Estate planning. We hear about it; we’re told we need to do it. But what, exactly, is it? With all the talk about the phase-out of the estate tax, is it still necessary?
As an estate planning attorney, I have heard from many of my clients that their primary objective in planning their estates is the elimination, or at least the reduction, in their estate tax liability. Yet when we sit down to talk, we spend very little time on tax avoidance, and a lot of time on the transfer of their assets to their intended beneficiaries in a manner acceptable to them, albeit at the lowest possible cost in terms of taxes and administration expenses. Issues dealing with guardianships for minor children, spendthrift trusts for older children, protection of assets from creditors, and passing on family values take up most of our time.
So what should you think about in planning your estate? First, what is your overall plan for the disposition of your assets, including those items that have a high sentimental value and little monetary value, as well as those that are purely financial in nature. Who are the intended recipients of those things you have spent your entire life acquiring? Are the beneficiaries mature enough to handle an inheritance? Do any of them require trust protection; in other words, is your 19-year old son capable of handling an inheritance in the magnitude of several hundred thousand dollars or beyond? If not, what restrictions should be placed on his use of those assets, and who will oversee their investment and distribution? If you have minor children, who should have custody of those children if both their parents have died? These are just a few of the issues that must be addressed during the estate planning process.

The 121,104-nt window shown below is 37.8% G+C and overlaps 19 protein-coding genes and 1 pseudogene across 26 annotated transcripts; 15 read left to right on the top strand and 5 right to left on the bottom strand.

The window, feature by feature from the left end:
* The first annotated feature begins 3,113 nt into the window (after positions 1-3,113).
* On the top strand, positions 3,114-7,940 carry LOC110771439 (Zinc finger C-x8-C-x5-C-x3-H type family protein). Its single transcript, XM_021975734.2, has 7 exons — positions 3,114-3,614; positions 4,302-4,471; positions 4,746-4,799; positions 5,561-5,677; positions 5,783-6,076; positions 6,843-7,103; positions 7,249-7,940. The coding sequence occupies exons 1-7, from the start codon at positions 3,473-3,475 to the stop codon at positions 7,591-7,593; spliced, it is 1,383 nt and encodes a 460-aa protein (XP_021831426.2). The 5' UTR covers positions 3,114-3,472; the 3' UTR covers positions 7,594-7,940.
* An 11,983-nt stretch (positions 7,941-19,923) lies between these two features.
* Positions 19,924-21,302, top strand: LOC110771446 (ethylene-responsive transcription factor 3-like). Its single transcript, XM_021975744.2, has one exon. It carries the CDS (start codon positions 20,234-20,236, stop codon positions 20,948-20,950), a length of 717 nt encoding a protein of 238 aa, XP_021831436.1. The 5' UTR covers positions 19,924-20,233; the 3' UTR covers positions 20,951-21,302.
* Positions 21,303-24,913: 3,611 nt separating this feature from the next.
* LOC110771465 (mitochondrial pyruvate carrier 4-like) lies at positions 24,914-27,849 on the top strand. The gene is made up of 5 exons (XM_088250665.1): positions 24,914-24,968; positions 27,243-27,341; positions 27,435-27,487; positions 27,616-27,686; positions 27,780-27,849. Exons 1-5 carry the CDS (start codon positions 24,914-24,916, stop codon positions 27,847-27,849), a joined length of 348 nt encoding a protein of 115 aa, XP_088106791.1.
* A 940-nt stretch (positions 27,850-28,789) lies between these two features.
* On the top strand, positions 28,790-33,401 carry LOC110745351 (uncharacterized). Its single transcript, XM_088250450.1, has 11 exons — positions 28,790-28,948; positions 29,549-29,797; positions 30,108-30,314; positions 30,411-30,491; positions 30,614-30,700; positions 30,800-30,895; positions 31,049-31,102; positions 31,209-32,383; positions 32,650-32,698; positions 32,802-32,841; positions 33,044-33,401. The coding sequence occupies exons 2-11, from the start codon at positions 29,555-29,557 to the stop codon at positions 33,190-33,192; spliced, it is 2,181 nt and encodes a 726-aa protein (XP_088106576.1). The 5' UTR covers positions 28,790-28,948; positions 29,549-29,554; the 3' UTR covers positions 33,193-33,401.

Estate planning also deals with the handling of financial and health care matters prior to death. Primarily, if you become incapable of managing your finances or of making health care decisions, who can do that for you, and how far do their powers extend? Would you like to have control over those decisions, or leave them to a judge, by default? And, of course, there is the question of cost, both monetary and otherwise: a guardianship proceeding and the annual accountings that may be required each year thereafter is often burdensome and expensive.
There is one overriding rule of thumb in this area of law: planning makes the difference.